New Bush Administration's Economic Policy toward Korea

Article excerpt

As preparations get underway for President Kim Dae-jung's visit to Washington next month, the issue of U.S. economic policy toward Korea under the new Bush Administration naturally arises.

In certain key respects, U.S. policy toward Korea is likely to be a microcosm of U.S. economic policies globally, while other aspects of US policy are likely to have Korea-specific elements.

Interestingly, issues of international finance could loom large. The IMF program was deeply unpopular among many people here in Korea. What is probably surprising to many Koreans is that the IMF is equally unpopular among some Americans who are obsessed with the notions of moral hazard and associated bail-outs of international investors and their domestic counterparts in countries like Korea.

These concerns are being elevated in the new U.S. administration in ways that could have implications for the future of the Korean economy.

Back in 1998, at the height of the Asian financial crisis, the IMF was beginning to run short on funds, and its member governments were asked to increase their quotas for the amount of foreign exchange that they made available to the IMF in emergencies.

In the United States, the IMF quota increase required Congressional action, and many Congressmen expressed skepticism about making additional funds available to the IMF.

In order to secure passage of the IMF quota increase legislation, the Clinton administration agreed to the creation of a Congress-appointed expert commission to review the activities of the IMF and other international financial institutions (IFIs) such as the World Bank and make recommendations.

The Meltzer Commission, as it came to be known, was unable to reach any consensus about reform of the IFIs. The Republican-dominated majority issued a report which called for a radical downsizing of the IMF, a prohibition on lending to middle-income countries such as Korea, and the transformation of the World Bank from a development lending institution to a charitable institution, making grants in only the poorest, mainly African, countries.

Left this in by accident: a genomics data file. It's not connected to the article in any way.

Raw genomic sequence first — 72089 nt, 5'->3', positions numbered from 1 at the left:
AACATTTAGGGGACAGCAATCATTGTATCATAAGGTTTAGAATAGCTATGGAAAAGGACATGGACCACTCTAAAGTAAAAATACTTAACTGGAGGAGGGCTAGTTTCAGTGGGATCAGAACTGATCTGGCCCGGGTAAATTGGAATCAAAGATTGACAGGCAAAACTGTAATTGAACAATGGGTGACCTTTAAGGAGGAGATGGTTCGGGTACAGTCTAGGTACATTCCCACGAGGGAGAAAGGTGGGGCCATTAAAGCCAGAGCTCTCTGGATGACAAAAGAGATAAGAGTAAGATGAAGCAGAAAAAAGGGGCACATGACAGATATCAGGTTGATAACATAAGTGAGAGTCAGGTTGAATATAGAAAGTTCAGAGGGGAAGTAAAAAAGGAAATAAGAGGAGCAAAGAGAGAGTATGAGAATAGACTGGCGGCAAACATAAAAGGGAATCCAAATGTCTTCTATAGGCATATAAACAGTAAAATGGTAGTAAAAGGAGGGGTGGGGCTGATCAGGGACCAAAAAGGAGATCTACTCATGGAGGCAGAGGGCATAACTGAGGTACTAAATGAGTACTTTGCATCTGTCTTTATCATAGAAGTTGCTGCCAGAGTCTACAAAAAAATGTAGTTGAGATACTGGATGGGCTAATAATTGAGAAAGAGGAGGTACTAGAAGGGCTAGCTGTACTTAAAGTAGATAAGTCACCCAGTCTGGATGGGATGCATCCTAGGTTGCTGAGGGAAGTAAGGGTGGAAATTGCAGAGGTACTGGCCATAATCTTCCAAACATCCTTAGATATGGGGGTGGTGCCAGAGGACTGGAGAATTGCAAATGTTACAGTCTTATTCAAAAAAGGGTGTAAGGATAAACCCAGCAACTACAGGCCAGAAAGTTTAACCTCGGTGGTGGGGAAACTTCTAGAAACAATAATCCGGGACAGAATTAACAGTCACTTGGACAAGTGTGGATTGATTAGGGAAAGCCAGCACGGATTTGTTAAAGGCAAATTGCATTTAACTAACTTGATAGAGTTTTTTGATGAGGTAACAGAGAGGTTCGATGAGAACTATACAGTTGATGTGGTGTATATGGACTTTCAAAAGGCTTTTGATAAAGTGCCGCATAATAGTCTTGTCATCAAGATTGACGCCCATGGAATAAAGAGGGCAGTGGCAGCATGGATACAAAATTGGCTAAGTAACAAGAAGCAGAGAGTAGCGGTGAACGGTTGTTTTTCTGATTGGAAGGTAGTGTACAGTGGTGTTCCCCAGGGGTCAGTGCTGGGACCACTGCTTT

Oddly, this issue of what to do with the IFIs has emerged as an ideological litmus test in the Bush Administration, with presidential advisor Lawrence Lindsey seen as the leader of the radical reformers, and Treasury Secretary Paul O'Neill regarded as the leader of the moderates. Sub-cabinet appointments have become the battleground: one candidate for the key Treasury Undersecretary job was reportedly vetoed because he was too pro-bailout, and the eventual Undersecretary-designee John Taylor has stated that he favors the abolition of the IMF (though he does not appear to hold this view fervently).

The Treasury Assistant Secretary job remains unfilled, and the opposing camps are promoting their own favored candidates.

The Clinton Administration was criticized for ineptly integrating economic and foreign policy concerns, including the initial refusal of the U.S. Treasury to participate in the initial Thailand rescue package.

In the Bush Administration, the foreign policy team is being staffed with people such as Defense Secretary Donald Rumsfeld and Secretary of State Colin Powell, who come from very traditional military security backgrounds as do their Deputy Secretary-designees, while the economics side is being staffed with officials skeptical of bailouts. One can easily imagine these two groups coming into policy conflict should a financial crisis occur in a strategically important country like Korea. …